What Do We Tell The Kids?

We have young kids – 6 and 9 (5 and 9 at the time of seizure, surgery, diagnosis, etc), so once we knew it was cancer and potentially bad, we debated long and hard about how much to tell the kids. There’s a fairly big gap in maturity between 5 and 9, so we had to think about what each child would be ready to hear and capable of understanding. Our kids are also very sensitive and worry – which seems a strange thing to say, but it’s true. Our son will leave the room if the music in a show (we’re talking PBS Kids or Disney here) changes and indicates suspense or emotion. He thinks Good Luck Charlie is scary. If you’ve never seen it, it’s not scary in the slightest. Our daughter has gotten less sensitive to peril in media as she’s gotten older, but she’s definitely a worrier. She’s a mini-me.

So, we were honest but limited on the details. They knew I had a tumor and was having brain surgery. They knew I was going to have to do treatment and we explained as best we could what chemo and radiation were. They witnessed my first seizure, so they received a brief lesson in seizures and what happens in the brain. Our neighbor found her children’s book on brains for them to look through. We explained as best as we could in terms they’d understand without over-sharing so that fear and worry prevent them being kids. We didn’t use the word ‘cancer’ outright because….well, what do YOU think of when you hear the word ‘cancer’? THAT’s why.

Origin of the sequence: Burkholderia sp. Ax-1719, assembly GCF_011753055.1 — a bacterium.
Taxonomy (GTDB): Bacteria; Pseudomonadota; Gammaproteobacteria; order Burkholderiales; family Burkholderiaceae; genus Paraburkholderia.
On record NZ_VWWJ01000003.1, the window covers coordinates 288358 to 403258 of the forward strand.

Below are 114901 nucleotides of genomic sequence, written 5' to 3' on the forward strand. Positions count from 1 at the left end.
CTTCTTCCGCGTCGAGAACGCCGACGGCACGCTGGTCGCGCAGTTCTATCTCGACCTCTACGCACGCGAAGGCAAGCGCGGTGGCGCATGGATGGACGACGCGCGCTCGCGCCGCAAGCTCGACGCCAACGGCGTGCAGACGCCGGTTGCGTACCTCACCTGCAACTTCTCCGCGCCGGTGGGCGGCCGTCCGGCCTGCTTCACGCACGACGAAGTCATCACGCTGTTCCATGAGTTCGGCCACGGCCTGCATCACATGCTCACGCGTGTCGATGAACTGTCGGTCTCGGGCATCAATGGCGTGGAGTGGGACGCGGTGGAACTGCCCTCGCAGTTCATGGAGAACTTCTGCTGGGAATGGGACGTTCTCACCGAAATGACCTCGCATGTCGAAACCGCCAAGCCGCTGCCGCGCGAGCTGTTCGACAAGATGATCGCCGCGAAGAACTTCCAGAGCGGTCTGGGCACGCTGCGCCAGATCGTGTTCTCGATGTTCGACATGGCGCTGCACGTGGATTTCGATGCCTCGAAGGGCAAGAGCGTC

If you were in my situation, what would you tell your kids?  I don’t know when the tumor will come back, maybe it won’t.  If it comes back, maybe we can remove it or treat it.  Maybe it won’t create new, worse symptoms or long term side effects, but maybe it will.  Maybe I’ll be just another statistic in the world of a GBM4 patient, but maybe I’ll be legendary in my survival. But I’m not dying yet.  So, what would you tell your 5 and 9 year old? Would you tell them that this cancer is aggressive and commonly terminal, but we just don’t know when? Would you give them information that makes them so anxious that they start doing poorly in school, act out in fear and confusion, or spend their nights waking up from terrible dreams?